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Bar News - February 18, 2011

Tax Law: Adverse Consequences of Corporate-Owned Life Insurance Policies


On August 17, 2006, President Bush signed into law the Pension Protection Act of 2006. Among the important provisions of the Act was Section 863(a) which added IRC Section 101(j) to the code. This new section requires an employer to give notification to an employee/ director/shareholder of the proposed purchase of life insurance on them by their employer, and that the employee/director/shareholder must give written consent to the employer before the issuance of any policy. Failure to comply with these requirements, along with new IRS annual reporting requirements for employer-owned policies, will result in dire tax consequences. This addition to the law became effective for all employer-owned policies issued on or after August 17, 2006. IRS Notice 2009-48, effective June 15, 2009 clarified the Act, and added certain annual reporting requirements for corporate owned policies issued after the effective date.

For example, in typical corporate financing, lenders may require life insurance on the life of the business owner/borrower to partially secure the loan. Assume the owner’s business borrows $2,000,000 from his bank, and is required, as part of the financing arrangement, to purchase a $1,000,000 policy on the owner’s life, assigned to the bank. Assume that our borrower’s business takes out a policy for $1,000,000 on the business owner in January 2007, and pays $2000 in annual premiums for three years, and the owner dies in March of 2010. Without having complied with the new tax rules, the “gain” over the cost basis of the policy (1,000,000-6,000) of $994,000 becomes taxable income. If the business structure is a pass-through entity, the taxable income would be added to the ordinary income of each business owner pro rata for 2010. If it is not a pass-through entity, the taxable income would be charged as ordinary income to the entity. Moreover, since the bank is entitled to the entire death benefit, the borrower will be required to pay the resulting tax liability out of its own working capital. Had the borrower complied with §101(j), the death benefit would have been received and paid to the bank without any income tax consequences whatsoever.

In another example, a corporation has purchased three $1,000,000 life insurance policies in 2010 to secure a deferred compensation arrangement on each of three key executives. Later that year, one of the key employees dies in a skiing accident. The entire proceeds of the life insurance policy, less the premium paid, becomes taxable income to the business, assuming that it has not complied with the new law and regulations.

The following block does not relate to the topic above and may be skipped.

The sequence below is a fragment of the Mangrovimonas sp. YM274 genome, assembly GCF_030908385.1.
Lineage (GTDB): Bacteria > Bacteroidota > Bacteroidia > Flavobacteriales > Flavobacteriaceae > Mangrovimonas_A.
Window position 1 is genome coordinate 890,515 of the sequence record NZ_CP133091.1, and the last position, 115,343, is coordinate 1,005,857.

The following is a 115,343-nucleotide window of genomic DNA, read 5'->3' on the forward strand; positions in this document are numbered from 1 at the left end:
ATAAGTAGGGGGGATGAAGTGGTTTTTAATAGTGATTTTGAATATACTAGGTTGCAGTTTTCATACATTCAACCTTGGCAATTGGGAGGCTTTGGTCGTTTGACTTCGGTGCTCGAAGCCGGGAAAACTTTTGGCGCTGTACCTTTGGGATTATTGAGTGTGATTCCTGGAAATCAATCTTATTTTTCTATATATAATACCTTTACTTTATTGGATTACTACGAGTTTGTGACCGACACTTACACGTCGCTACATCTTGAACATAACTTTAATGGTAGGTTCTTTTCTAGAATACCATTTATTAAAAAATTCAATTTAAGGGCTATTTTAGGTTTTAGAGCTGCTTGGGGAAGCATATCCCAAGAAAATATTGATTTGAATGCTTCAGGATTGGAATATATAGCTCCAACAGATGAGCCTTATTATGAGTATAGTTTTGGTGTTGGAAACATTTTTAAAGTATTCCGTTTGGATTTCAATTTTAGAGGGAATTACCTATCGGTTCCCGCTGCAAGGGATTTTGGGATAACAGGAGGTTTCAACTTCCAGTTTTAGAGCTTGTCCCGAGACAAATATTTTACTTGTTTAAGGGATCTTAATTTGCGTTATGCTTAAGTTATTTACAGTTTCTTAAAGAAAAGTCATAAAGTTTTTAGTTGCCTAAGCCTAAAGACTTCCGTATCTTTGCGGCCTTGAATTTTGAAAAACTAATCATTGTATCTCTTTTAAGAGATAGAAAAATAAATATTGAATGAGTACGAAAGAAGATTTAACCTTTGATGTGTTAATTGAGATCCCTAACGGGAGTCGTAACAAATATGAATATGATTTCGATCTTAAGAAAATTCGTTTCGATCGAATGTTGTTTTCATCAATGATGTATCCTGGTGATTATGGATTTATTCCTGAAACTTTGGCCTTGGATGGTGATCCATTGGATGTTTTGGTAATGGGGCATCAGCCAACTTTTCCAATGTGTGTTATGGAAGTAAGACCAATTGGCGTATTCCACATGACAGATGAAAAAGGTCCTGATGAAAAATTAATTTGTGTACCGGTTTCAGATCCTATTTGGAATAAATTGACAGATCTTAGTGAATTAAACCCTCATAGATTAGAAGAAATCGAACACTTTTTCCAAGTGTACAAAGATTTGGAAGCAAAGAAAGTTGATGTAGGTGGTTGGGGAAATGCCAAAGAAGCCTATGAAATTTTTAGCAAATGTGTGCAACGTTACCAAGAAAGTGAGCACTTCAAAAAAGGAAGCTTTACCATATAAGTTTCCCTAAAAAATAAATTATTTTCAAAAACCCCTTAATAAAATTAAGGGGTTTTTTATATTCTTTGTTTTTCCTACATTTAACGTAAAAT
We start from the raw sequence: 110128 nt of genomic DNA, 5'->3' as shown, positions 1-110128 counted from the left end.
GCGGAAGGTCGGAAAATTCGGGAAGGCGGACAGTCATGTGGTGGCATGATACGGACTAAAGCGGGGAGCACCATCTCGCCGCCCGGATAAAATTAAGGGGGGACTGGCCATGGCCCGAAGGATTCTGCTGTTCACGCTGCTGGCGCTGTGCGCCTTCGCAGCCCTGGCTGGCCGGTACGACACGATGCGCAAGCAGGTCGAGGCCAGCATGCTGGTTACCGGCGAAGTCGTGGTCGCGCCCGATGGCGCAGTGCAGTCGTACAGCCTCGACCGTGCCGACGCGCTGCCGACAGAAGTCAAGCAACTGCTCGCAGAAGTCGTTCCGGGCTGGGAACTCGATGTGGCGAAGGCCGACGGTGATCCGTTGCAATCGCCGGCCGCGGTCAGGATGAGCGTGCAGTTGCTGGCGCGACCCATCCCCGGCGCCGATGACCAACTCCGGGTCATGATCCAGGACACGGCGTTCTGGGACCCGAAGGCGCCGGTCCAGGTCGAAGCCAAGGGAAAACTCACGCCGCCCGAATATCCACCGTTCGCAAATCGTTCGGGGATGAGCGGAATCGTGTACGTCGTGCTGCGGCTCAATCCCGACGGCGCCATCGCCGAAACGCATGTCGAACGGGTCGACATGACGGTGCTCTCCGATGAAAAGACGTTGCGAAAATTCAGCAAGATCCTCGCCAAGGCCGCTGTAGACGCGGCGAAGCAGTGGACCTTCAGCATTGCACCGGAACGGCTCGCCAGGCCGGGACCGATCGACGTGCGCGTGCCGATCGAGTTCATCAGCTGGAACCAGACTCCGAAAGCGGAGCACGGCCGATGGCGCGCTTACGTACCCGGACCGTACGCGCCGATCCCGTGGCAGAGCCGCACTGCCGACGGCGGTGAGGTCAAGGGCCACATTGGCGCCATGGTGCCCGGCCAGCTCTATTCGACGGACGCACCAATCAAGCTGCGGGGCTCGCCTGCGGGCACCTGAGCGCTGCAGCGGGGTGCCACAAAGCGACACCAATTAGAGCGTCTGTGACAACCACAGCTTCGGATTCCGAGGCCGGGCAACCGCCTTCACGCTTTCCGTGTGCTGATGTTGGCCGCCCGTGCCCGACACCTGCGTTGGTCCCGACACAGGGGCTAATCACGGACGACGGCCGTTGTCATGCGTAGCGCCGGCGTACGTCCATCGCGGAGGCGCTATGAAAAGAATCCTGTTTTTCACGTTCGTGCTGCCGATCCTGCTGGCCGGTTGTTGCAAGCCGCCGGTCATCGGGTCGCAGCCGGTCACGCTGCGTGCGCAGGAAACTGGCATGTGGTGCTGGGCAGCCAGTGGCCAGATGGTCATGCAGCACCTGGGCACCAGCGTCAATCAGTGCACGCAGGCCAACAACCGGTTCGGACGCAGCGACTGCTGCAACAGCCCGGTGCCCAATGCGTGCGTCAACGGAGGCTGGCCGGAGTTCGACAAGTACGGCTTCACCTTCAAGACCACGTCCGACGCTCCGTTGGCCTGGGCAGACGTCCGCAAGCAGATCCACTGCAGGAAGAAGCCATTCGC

In our last example, owners of a business enter into a formal stockholders or cross- purchase agreement secured by the entity with life insurance on the owners, purchased on or after August 16, 2006. They fail to execute the proper disclosure and consent paperwork, and likewise fail to file the appropriate IRS information returns regarding the purchase. At the death of any owner, the proceeds of the life insurance, less the cost basis thereof, will be taxable income to the entity (or owners, pro rata if the entity is pass-through for income tax purposes) reducing the net funds available to redeem the stock of the decedent.

The new requirements impact every life insurance policy used in connection with stock redemption buy/sell agreements, entity purchase buy/sell agreements, key person agreements, non-qualified and deferred compensation agreements, and any other employer-owned life insurance arrangement. Despite the adverse consequences of this law and its regulations, many professional advisors are unaware of the requirements.

Fortunately, the Act’s compliance rules only apply to new policies issued on or after August 16, 2006. Unfortunately, the Act provides no relief or remediation for non-compliance. For most situations where the new rules have not been appropriately followed, acquiring new, substitute policies which comply with the Act may be the only rational solution.

Harry A. Shepler is a principal of the Shepler Financial Group, located in Bedford, NH. Daniel W. Sklar is a partner with the international law firm of Nixon Peabody. He has been a member of the NH Bar since 1978.

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